My neighbor B.P. (not to be confused with the infamous oil company) suggested at a community meeting that we needed to stretch our recycling efforts. She demonstrated her suggestion by holding up plastic berry boxes that she stated could be washed and returned to the store. Audience exchanged dubious glances. "You could also," she continued, "take them to the Farmers Market and put your raspberries in them."
I thought that was hilarious. Then checked myself. Wasn't it my idea back in 1998 that New Yorkers could kitchen compost with red wiggler worms? Didn't I use similar little plastic boxes to create the "world's smallest kitchen composter." Many laughed, suggested it was undoable. Challenged, especially now a resident of the most sustainably-conscious city in America, Portland, Oregon, I would try out her idea.
More than that, Saturday, June 17, 2010, would be my uber-effort on the container front. In keeping with the local ethic and encouragement in stores, we've become more dutiful carriers of canvas bags. Still find it a bit uncomfortable to simply drop the unwrapped aspirin bottle into my purse and not wonder if the "Thief!" electronics will sound as I leave the drugstore. But the Farmers Market at PSU is the place to feel righteous about dispensing even with canvas: I have seen people do it.
You know how everyone is very polite in PDX? That's how it was with the young man at the blueberry table. Explained that I was just going to transfer the berries from the little green paper box to my plastic one. "Think they will fit?" I anxiously asked Ron. "Sure." He's patient too. Well, they fit but it's a trickier maneuver than I'd imagined; quickly gathered up wandering berries as the line behind me grew longer.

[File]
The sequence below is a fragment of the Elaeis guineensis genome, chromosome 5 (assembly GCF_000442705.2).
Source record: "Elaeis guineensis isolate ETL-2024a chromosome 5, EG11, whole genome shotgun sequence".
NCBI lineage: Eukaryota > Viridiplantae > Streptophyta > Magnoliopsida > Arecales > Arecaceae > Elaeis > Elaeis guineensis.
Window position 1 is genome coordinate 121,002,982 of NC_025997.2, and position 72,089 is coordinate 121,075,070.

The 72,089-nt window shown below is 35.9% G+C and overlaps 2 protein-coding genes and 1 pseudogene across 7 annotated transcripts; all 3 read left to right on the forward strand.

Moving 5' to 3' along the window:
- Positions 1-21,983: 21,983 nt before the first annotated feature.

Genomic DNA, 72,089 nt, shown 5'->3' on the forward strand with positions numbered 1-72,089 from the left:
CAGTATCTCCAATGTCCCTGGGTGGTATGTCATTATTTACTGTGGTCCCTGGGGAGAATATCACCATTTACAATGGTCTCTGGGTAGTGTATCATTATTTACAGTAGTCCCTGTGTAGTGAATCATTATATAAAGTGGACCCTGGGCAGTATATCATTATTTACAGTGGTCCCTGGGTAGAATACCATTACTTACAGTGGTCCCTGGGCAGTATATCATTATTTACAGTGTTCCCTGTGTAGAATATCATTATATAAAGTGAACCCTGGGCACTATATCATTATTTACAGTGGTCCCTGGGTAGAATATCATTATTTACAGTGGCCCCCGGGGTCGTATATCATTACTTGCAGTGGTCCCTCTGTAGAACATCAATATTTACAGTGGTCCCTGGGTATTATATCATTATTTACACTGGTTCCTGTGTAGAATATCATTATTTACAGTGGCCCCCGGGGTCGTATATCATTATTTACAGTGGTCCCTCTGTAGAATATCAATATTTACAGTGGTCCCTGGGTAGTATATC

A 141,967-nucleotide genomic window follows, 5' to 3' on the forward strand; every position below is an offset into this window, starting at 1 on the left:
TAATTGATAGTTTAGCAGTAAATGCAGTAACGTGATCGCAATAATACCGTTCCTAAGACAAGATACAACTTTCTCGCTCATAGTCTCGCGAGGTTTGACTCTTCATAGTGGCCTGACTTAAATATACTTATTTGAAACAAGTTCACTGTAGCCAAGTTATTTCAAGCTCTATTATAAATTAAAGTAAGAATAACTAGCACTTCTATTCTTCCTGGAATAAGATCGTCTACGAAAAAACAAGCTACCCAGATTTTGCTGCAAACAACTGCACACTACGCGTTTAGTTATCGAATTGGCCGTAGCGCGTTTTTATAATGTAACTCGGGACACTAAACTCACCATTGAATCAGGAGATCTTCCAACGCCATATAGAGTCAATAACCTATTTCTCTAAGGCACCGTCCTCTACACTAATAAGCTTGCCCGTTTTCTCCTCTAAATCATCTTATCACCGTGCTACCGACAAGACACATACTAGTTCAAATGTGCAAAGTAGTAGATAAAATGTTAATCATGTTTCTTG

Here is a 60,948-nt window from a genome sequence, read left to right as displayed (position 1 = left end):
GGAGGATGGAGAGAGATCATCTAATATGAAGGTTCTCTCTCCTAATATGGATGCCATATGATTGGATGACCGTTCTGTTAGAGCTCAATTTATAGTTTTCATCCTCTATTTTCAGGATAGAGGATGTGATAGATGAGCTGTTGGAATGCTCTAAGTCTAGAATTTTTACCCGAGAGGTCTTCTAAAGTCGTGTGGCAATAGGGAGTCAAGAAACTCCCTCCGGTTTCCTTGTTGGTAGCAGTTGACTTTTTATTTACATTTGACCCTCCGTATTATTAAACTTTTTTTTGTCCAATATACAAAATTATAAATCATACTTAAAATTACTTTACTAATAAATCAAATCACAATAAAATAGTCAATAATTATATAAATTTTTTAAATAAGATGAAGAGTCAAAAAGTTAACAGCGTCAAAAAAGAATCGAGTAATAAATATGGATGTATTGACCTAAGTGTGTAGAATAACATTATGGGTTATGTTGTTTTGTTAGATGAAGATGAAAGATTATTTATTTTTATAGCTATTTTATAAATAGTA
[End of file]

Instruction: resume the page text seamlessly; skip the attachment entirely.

Lost a few berries, felt womanly righteousness. Spent more time than usual in figuring out how to arrange food. Took along a shoe box in the Zabar cart...yes, there is one plastic bag for the apricots/peaches. Ran out of canvas...gets more complex around items that need to be held while selecting, then weighed on purchase.
Maybe B.P., a former elementary school teacher, and I (once one of those too) could do is design a class, "Transformative Sustainability," a/k/a "Right-thinking Bagging Techniques for the Older Person." Respectful, conscious of age-related limitations.
Watch for an announcement in the Oregonian where a major grocer's anti-plastic-bag initiative hit today's front page. [Be sure to read the online comments following the story...are they what you'd expect?]